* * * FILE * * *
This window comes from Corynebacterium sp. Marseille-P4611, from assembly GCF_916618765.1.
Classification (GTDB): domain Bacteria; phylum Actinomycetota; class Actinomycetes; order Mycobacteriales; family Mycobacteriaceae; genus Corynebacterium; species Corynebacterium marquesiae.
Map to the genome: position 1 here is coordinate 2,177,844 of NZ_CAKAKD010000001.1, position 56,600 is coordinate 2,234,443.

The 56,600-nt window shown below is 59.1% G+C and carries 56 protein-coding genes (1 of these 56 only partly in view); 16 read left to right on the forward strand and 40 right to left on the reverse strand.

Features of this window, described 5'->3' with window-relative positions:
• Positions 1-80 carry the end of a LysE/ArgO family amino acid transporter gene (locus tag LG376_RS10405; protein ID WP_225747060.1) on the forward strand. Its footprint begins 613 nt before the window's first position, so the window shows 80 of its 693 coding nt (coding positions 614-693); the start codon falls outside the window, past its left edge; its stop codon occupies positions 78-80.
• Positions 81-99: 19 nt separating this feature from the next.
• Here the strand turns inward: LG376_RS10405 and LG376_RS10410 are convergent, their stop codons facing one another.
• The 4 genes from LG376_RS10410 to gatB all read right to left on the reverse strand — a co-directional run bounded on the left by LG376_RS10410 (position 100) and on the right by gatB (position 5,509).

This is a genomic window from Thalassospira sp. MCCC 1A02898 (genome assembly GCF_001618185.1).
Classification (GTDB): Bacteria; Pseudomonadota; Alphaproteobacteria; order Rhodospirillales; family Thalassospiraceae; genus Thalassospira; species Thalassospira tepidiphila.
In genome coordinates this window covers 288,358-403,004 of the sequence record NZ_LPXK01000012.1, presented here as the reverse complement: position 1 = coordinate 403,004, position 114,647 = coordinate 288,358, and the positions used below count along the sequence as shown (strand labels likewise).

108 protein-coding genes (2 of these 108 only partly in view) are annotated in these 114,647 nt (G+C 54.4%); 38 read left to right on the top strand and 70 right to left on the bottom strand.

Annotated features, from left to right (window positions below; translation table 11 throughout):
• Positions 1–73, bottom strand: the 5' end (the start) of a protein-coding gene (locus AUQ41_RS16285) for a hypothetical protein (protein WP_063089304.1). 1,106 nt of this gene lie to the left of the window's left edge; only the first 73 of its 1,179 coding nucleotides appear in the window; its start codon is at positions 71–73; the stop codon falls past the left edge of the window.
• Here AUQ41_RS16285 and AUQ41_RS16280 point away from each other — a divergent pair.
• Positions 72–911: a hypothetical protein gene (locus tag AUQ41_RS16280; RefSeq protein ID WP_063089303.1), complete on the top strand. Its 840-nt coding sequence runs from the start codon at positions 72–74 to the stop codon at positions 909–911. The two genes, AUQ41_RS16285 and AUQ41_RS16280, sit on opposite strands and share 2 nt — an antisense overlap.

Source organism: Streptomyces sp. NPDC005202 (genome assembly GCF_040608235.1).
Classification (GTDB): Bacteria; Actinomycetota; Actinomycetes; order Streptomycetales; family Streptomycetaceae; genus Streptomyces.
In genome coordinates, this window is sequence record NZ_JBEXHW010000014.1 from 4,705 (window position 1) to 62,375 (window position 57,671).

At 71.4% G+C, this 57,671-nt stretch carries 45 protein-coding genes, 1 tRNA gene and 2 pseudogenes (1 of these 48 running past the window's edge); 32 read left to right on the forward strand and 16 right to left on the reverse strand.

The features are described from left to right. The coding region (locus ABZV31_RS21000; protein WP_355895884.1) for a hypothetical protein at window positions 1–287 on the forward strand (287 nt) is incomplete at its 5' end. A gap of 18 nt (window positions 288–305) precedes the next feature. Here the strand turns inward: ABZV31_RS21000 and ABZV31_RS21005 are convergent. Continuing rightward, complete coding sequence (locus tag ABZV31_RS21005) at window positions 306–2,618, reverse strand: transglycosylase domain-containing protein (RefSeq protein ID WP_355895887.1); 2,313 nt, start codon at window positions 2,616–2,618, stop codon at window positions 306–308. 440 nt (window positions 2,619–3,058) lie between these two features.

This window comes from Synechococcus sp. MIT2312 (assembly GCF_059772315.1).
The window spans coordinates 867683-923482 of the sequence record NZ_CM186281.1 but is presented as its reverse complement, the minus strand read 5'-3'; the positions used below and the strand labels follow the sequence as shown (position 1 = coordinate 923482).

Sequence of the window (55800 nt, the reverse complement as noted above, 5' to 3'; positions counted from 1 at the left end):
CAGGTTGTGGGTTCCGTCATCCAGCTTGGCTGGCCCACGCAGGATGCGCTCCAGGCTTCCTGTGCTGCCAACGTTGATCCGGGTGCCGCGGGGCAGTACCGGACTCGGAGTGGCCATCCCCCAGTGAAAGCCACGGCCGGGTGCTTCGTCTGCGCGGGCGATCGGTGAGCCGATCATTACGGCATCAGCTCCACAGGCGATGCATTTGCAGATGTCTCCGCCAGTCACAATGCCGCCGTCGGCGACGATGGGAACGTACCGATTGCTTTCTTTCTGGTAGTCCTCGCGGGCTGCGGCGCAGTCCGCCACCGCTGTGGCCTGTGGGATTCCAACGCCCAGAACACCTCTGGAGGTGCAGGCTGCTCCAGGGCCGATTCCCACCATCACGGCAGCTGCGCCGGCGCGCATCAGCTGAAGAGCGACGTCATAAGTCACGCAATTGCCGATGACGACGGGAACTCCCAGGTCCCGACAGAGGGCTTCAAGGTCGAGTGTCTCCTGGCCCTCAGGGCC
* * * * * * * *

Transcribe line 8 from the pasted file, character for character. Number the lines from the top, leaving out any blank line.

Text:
• Here the strand turns inward: LG376_RS10405 and LG376_RS10410 are convergent, their stop codons facing one another.